Over a century since ephedrine discovery: An updated revisit to its pharmacological aspects, functionality and toxicity in comparison to its herbal extracts

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National Academy of Sciences

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Research Article

Publication Title

Food and Function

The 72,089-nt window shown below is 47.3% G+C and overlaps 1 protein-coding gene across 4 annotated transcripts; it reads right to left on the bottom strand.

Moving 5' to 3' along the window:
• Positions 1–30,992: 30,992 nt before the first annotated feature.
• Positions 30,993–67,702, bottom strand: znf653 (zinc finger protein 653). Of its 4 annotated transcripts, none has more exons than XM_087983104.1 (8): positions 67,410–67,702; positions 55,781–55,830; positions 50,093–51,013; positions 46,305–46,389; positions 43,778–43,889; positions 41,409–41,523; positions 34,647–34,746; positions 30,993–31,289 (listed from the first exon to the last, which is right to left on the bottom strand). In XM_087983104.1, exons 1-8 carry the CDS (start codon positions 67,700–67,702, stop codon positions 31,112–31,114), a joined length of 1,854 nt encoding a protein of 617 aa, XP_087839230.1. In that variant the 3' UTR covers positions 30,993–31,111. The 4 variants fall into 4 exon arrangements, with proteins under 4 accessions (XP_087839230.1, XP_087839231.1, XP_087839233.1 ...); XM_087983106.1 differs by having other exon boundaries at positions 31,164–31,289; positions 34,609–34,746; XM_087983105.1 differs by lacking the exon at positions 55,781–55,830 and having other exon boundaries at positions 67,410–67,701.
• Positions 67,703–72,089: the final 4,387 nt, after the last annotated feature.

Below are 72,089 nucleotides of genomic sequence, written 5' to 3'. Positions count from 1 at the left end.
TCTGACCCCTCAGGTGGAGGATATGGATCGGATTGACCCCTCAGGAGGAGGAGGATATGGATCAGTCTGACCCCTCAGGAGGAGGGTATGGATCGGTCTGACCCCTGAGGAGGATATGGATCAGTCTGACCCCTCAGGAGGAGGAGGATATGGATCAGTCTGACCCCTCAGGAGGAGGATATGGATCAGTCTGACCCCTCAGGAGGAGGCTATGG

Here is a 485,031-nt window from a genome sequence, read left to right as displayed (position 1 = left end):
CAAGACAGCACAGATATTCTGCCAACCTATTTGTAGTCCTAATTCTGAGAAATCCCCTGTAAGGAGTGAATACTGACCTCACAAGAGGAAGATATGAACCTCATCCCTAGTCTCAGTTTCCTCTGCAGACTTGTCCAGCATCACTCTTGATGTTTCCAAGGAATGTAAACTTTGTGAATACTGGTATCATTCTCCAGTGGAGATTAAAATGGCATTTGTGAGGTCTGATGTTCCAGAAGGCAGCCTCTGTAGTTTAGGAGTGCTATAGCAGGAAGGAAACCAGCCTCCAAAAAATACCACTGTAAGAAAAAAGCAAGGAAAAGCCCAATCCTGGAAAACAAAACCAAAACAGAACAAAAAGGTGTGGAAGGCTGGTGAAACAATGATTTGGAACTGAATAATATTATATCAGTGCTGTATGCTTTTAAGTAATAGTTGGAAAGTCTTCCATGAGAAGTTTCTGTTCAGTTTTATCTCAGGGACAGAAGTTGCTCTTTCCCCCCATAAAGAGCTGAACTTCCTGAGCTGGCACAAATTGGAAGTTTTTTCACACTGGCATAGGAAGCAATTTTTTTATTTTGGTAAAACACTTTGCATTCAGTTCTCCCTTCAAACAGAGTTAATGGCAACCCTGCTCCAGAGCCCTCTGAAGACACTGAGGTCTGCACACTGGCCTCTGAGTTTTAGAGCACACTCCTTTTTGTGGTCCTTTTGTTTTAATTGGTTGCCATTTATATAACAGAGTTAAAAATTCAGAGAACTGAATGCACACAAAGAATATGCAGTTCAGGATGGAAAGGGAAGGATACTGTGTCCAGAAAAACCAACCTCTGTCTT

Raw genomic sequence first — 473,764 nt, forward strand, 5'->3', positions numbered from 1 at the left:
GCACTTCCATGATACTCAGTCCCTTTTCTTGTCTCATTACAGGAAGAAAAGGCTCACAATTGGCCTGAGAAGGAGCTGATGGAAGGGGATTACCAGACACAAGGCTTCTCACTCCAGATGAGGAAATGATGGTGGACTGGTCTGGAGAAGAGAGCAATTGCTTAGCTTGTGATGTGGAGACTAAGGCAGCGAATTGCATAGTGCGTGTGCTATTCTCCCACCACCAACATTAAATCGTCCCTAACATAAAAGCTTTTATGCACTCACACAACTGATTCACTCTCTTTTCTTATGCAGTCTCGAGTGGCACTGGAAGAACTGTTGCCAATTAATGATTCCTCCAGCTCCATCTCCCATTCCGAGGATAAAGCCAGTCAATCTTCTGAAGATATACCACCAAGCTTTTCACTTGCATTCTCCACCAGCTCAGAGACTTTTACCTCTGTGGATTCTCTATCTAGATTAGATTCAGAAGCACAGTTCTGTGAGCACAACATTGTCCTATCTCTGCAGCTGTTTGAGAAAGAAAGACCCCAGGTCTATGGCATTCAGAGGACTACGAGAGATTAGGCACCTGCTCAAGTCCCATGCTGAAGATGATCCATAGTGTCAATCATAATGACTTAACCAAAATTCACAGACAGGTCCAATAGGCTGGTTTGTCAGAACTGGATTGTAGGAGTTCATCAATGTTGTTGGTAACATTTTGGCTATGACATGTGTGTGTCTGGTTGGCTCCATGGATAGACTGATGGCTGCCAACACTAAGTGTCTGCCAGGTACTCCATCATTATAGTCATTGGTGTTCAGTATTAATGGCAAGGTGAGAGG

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Ephedrine, a sympathomimetic amine that exhibits several adrenaline actions, is a plant alkaloid that is a common ingredient in several cold, asthma and narcolepsy treatment preparations, and in obesity management and sport medicine. Its principal action mechanism relies on its direct adrenergic actions as well as indirect role that involves the release of epinephrine and norepinephrine, thus increasing the activity of epinephrine and norepinephrine at the postsynaptic α and β receptors. Nevertheless, its serious side effects, including stroke, heart attack, drug abuse and interactions, have never been comprehensively reviewed. We conducted a systematic review of data on ephedrine, including its occurrence in functional foods, pharmacological aspects, metabolism, pharmaco/toxicokinetics and clinical features. Furthermore, a review of ephedrine natural structural analogues with regards to their differential adrenergic receptor binding affinities, food interaction, and their impact on the pharmacokinetics and effects relative to ephedrine are presented for the first time, and in comparison to its action when present in herbs.

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